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Circuit Judge Amy J. Bragunier denied a Pomfret woman’s request late last week to have her sentence from a 2011 hit-and-run reconsidered.

Rachel Anna Buckler, 23, entered an Alford plea in August 2012 for her role in the September 2011 death of Port Tobacco cyclist Thomas Roepcke. An Alford plea does not admit guilt but recognizes there is sufficient evidence for a conviction.

Charles County Assistant State’s Attorney Rachel Dombrowski said Buckler was driving on Chapel Point Road when she struck Roepcke with the driver side of her vehicle and continued driving, leaving the man injured on the side of a road. Roepcke was not found until hours after the crash, about 3 a.m. Sept. 2, and succumbed to his injuries in a local hospital Sept. 10.

Text message records indicate that Buckler had been drinking that evening, Dombrowski said.

Buckler was sentenced to a year in prison and has since been released. At her November 2012 sentencing, it was determined she would be allowed to spend that holiday season with her family. Buckler began her sentence on New Year’s Day in 2013.

Now, Buckler’s attorney Robert Hetherington said, she is remorseful and would like to be a nurse. However, her felony charge prevents her from realizing this particular dream, Hetherington said, as nurses cannot have felony charges on their records. Hetherington requested her sentence be changed to probation before judgment, which would have effectively expunged her record.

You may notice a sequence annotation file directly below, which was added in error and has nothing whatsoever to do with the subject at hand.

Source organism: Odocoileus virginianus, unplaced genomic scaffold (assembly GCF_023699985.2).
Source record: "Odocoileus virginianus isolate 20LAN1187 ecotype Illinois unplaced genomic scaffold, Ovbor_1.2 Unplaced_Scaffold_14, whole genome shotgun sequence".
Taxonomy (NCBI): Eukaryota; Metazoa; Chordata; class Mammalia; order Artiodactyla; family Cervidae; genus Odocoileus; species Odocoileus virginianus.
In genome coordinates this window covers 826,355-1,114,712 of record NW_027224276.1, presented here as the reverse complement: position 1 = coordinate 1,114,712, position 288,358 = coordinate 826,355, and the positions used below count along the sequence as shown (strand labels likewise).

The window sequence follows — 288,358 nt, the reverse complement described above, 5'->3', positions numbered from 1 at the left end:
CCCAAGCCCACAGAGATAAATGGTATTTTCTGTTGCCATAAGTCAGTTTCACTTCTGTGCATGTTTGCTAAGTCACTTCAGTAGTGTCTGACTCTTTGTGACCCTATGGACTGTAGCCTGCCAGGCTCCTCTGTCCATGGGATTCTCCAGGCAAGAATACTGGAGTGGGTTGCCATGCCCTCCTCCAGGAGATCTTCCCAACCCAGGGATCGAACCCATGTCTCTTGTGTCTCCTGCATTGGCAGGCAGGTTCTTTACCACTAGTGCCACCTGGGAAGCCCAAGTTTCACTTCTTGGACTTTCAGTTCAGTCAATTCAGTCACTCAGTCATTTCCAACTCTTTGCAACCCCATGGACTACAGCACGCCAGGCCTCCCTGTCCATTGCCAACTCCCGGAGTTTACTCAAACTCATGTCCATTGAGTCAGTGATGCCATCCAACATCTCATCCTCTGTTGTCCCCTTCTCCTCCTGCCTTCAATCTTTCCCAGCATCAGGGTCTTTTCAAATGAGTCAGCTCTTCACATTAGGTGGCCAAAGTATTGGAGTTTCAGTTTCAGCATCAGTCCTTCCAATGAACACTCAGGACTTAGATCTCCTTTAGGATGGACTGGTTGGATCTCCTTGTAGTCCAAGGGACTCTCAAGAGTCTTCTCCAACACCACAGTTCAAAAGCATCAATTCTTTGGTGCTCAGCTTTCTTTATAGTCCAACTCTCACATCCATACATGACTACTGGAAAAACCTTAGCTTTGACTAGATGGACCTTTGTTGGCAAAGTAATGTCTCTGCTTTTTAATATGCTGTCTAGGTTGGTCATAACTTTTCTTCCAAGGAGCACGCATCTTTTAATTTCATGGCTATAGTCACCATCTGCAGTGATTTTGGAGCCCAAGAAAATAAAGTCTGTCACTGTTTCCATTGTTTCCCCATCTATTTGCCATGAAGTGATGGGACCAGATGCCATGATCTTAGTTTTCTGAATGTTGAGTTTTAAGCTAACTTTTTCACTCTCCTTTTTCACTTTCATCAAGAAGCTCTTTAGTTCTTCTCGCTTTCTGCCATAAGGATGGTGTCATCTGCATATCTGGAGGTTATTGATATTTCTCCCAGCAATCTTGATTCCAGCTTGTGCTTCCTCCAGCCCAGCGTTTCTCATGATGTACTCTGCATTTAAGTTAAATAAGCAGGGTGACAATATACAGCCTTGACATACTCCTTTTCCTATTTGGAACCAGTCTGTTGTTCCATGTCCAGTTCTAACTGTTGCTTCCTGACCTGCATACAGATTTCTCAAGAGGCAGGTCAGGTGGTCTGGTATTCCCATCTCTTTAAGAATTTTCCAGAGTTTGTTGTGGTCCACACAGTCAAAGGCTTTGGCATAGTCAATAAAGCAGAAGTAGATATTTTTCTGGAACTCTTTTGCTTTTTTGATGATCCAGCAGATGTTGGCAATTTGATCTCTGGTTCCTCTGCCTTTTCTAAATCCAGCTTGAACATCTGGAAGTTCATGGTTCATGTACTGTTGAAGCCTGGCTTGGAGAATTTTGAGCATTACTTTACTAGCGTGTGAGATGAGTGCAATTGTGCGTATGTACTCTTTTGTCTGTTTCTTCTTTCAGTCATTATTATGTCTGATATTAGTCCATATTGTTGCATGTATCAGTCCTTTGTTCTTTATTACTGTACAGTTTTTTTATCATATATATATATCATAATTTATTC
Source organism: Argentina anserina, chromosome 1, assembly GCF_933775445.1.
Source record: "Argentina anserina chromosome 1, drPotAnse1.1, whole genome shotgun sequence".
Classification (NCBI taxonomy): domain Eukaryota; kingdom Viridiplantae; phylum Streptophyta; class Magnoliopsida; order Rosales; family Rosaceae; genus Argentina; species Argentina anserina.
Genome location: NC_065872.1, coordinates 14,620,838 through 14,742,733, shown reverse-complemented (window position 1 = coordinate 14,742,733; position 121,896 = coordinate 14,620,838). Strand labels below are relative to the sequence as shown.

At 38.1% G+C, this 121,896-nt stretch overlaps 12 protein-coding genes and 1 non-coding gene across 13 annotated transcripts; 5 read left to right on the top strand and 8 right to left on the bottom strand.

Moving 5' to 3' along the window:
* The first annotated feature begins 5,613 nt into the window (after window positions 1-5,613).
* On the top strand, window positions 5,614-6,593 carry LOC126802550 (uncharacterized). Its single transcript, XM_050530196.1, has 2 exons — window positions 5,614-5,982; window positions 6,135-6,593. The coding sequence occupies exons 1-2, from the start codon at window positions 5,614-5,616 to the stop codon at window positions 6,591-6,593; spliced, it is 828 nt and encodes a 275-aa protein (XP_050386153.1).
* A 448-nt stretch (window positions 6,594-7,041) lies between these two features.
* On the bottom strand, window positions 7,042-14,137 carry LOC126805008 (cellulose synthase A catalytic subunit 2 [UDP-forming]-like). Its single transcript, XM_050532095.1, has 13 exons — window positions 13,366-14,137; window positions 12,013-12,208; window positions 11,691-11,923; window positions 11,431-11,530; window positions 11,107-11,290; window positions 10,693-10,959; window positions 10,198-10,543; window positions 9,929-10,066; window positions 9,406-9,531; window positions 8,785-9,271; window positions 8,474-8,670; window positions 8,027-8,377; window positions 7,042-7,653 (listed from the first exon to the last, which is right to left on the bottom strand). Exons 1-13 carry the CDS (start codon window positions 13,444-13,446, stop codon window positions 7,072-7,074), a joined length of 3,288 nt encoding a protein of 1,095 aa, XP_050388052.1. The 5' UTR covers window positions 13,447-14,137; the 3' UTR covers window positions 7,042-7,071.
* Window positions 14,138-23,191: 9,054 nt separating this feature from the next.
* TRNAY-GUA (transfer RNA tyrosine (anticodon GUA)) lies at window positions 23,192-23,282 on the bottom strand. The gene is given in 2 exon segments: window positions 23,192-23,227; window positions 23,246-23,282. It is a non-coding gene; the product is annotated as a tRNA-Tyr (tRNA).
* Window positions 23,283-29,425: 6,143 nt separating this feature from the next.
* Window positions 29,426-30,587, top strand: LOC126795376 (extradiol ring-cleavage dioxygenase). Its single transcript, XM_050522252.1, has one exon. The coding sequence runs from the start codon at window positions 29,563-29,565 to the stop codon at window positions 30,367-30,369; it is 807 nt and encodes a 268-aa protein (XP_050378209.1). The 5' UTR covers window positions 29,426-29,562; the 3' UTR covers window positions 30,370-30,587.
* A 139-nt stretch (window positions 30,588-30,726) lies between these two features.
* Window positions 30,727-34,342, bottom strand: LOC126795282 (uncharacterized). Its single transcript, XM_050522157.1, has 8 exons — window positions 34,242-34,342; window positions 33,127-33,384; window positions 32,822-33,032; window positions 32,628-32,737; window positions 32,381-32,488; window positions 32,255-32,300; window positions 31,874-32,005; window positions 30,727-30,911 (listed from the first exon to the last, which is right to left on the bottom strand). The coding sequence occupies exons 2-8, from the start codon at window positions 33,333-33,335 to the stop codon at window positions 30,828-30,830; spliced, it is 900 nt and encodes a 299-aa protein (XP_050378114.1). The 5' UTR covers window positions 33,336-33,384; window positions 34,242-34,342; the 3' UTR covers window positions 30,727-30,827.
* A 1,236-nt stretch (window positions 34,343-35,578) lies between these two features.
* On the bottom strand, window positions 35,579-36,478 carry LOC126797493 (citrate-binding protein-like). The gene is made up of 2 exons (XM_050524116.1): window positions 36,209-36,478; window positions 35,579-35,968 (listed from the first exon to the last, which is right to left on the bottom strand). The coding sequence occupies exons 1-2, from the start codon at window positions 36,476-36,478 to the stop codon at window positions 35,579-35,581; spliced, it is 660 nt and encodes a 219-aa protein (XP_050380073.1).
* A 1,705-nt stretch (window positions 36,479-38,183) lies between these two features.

“Given her choice of profession, a felony conviction amounts to a life sentence,” Hetherington said. “It will forever keep her from being a nurse. ... She wants to give back, to make up for these tragic events. She has served her punishment.”

Dombrowski took strong exception to the defendant’s request, saying the state is “appalled” and “outraged” at her request. While Buckler was incarcerated, Dombrowski said, she was given both school and work release privileges, so the year she served was lenient.

Dombrowski also noted this is not Buckler’s first time hitting a person with her car: an accident she was in during 2008 when she struck a cyclist resulted in the cyclist developing epilepsy and suffering from complications related to the concussion he got. During the investigation of the incident that killed Roepcke, Dombrowski said Buckler told officers she had only ever struck deer.

In fact, Buckler said she thought she’d hit a deer the night she killed Roepcke, Dombrowski said. A text message Buckler received from a friend that evening read “Rachel-1, deer-0. Think of it that way,” according to phone records obtained by the state.

“This is the second time she’s hit a human being. Who does that?” Dombrowski asked. “The purpose is to punish her for leaving Mr. Roepcke on the side of the road to die. We don’t just go out, hit people and leave them there. ... Human beings matter. Thomas Roepcke matters. I know judges have a hard job. ... But I would think that one decision that’s always easy is that we value human life.”